Rare Ernest Hemingway letter documenting '500-pound Marlin' catch surfaces

A rare 1935 letter written by Ernest Hemingway about a 500-pound Atlantic Blue Marlin caught in the Bahamas is up for auction in Los Angeles this week.

The catch is thought to have inspired Hemingway’s famous novel “The Old Man and the Sea.”

The fishing trip occurred on May 7, 1935, when Hemingway was living on the Bahamian island of North Bimini. In the two-page letter, the author describes the struggle to catch the fish, which was landed by his friend, the painter Henry Strater. Hemingway also recounts the shark attack that occurred while the Marlin was being hauled onto his boat “Pilar.”


Dated May 8, 1935, the letter was sent to Erl Roman, the Miami Herald’s fishing editor. In the letter, Hemingway explains that the fish would have weighed between 700 and 900 pounds, but notes that some of the marlin’s meat had been torn off by sharks. “He weighed 500 [pounds] before 20 some witnesses,” he wrote.

The letter, written in pencil, differs from other accounts of the incident, according to auction house Nate D. Sanders Auctions. “Importantly, Hemingway's account of the marlin catch differs from other anecdotal stories of it, one of which describes Hemingway using a ‘machine gun’' on the shark, which purportedly attracted more sharks to the feeding frenzy,” it said, in a statement. “It's likely Hemingway left out this detail, as Strater would blame its use on attracting more sharks to the marlin, depriving Strater of a world record marlin catch.”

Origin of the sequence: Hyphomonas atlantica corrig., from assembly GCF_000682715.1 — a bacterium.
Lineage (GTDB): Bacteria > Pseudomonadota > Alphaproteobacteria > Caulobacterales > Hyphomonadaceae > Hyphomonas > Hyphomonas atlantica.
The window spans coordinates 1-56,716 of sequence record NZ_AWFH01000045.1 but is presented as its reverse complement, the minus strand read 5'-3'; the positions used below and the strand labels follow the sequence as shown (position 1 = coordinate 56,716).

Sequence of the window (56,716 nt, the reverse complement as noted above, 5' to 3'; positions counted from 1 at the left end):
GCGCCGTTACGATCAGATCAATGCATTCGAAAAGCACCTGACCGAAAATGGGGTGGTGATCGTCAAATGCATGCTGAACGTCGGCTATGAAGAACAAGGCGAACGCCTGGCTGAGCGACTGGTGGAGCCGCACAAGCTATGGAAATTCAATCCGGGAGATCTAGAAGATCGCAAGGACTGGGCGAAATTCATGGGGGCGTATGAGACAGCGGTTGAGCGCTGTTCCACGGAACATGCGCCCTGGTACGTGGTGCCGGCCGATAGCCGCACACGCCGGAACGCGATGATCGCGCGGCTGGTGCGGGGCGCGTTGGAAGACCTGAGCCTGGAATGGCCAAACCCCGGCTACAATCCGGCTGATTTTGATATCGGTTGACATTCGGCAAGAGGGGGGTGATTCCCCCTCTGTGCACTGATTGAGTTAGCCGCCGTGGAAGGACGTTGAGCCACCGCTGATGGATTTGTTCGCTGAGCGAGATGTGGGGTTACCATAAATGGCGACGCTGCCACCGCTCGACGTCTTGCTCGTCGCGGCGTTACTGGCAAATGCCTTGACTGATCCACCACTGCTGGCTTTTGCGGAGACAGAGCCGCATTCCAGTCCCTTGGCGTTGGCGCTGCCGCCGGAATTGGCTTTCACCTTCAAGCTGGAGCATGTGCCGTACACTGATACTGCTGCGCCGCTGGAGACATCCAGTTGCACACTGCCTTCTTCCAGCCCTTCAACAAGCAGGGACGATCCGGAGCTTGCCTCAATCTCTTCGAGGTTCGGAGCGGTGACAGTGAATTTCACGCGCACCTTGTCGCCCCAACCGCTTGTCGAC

The letter and its envelope, which are accompanied by a black-and-white photo of the catch, will be auctioned by Nate D. Sanders Auctions on Nov. 8.

Bidding for the letter starts at $30,000.

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